The C program was compiled with lcc-win32 C Compiler which is available for free.

Both the executable, cnx.exe, and the batch file, cnx.bat, were placed into the same directory as the CaptureNX executable. On my machine this is: C:\Program Files\Nikon\Capture NX\. Lightroom was then configured to call cnx.exe as the external editor.

From the External Editing tab on the Preferences dialogue, I clicked the "Choose" button in the Additional External Editor section

With the external editor set up, I am now able to edit the raw image directly from Lightroom using CaptureNX as follows.

Select the image to be edited, then right click on the image to open the popup menu:

Select "Edit in cnx.exe..."

Choose TIFF as the file format, bit depth as 16 bit and make sure "Stack with original is selected". Click OK, and Lightroom creates the requested TIFF file and then launches cnx.exe which runs cnx.bat which launches CaptureNX with the NEF file of the same name.

The file can then be adjusted in CaptureNX and once editing is completed, the file is saved as a TIFF file overwriting the image created by Lightroom. The file should be saved as 16 bit. Lightroom automatically picks up the changes.

Here is the same image as above, but with raw conversion in CaptureNX and then exporting the resulting TIFF file.

There are some minor drawbacks with this approach. As the TIFF file gets created by CaptureNX from the untouched NEF file, metadata created in Lightroom is lost. I have yet to determine a way to apply the metadata automatically to the created TIFF file but I'm sure there is some way to do it.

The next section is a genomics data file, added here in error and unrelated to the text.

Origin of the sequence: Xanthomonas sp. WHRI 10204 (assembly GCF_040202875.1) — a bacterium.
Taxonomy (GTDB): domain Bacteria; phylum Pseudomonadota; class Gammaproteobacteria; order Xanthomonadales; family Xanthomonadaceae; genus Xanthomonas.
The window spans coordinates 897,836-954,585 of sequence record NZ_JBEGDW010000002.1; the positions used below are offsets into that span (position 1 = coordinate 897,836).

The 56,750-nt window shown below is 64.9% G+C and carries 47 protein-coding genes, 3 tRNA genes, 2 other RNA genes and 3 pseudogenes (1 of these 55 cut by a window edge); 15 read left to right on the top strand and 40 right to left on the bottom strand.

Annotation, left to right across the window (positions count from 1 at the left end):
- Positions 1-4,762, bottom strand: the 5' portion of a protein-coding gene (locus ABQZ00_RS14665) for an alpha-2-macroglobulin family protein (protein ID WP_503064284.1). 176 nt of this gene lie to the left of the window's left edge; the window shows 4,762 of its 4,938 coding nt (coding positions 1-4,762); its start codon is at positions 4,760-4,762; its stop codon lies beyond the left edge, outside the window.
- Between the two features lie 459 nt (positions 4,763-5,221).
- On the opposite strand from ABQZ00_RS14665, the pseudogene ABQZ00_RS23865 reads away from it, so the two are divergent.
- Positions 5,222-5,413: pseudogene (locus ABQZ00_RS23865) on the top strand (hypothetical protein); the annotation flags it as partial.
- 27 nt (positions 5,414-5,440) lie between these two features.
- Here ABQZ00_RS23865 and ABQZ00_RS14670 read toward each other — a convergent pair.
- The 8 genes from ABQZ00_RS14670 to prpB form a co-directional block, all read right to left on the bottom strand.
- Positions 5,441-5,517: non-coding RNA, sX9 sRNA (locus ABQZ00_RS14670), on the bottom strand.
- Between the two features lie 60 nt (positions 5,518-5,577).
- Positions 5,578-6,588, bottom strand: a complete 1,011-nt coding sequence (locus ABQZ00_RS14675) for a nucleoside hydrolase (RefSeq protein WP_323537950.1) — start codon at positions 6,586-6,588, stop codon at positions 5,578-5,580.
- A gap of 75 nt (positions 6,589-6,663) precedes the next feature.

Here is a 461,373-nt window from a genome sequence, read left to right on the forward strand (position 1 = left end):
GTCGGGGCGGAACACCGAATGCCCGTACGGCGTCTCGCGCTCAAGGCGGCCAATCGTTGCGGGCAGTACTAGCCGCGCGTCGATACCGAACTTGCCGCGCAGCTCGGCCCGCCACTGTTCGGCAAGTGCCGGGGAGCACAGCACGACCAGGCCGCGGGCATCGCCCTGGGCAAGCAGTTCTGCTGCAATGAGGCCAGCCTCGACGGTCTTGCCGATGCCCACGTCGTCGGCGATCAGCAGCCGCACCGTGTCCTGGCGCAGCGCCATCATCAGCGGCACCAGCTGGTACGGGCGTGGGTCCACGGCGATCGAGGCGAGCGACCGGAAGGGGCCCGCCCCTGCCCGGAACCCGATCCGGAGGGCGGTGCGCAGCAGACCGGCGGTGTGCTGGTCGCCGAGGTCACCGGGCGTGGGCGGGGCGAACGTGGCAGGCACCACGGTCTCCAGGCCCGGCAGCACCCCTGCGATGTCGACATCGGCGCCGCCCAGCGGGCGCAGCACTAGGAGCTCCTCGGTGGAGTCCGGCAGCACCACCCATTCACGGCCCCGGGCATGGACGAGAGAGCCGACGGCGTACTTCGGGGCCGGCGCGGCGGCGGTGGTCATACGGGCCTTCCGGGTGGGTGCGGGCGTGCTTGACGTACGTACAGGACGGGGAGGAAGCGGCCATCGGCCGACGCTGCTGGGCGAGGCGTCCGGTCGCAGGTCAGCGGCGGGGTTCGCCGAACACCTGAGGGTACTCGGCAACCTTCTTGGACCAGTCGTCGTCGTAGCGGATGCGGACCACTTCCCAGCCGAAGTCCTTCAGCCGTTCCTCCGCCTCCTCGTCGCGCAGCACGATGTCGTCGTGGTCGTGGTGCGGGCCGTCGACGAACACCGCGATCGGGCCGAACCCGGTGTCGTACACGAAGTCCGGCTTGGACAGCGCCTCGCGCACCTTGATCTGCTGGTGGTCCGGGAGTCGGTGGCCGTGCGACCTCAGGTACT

The first time you externally edit the file, Lightroom creates a TIFF file of the same name as the NEF file which works well. If you edit again, a second TIFF file is created with -2 appended to the filename. As there is no corresponding -2 NEF file, the edit fails. I have found the simplest way around this is to just delete the previous TIFF file (from Lightroom so that it also deletes it from the disk). An alternative to this is the rename the first TIFF file to -2 (or some other name), that way you can keep both files.

I have set up the batch file using the start command so that it will terminate after it tells CaptureNX to open the NEF file. For some reason doing this makes Windows open the NEF file using the default viewer rather than the one specified in the command. I have Nikon Capture 4 Editor installed on my machine and this keeps being reset as the default program for NEF files. It is easy enough to set CaptureNX as the default (but at some point, perhaps on reboot, Capture 4 gets set back to the default).

The approach above could in theory used with any external editor you wanted and could probably even be adapted for Apple Mac computers (although I don't know enough about the OS to know what is possible). Other than the drawbacks mentioned, I find this approach very helpful for difficult images.

Updated 19 September 2008

A few people have written to me about a few problems they have had with the code I have here.

One problem relates to the fact that in some cases (and touched on briefly above), Windows will open the NEF file with the associated program rather than CaptureNX even when it is explicit in the batch file. I found this only happened if I used "start" in the batch file rather than just running capturenx.exe. I prefer to use "start" as the batch file ends as soon as CaptureNX is launched. If you don't have NEF files associated with CaptureNX you can just remove "start" from the batch file.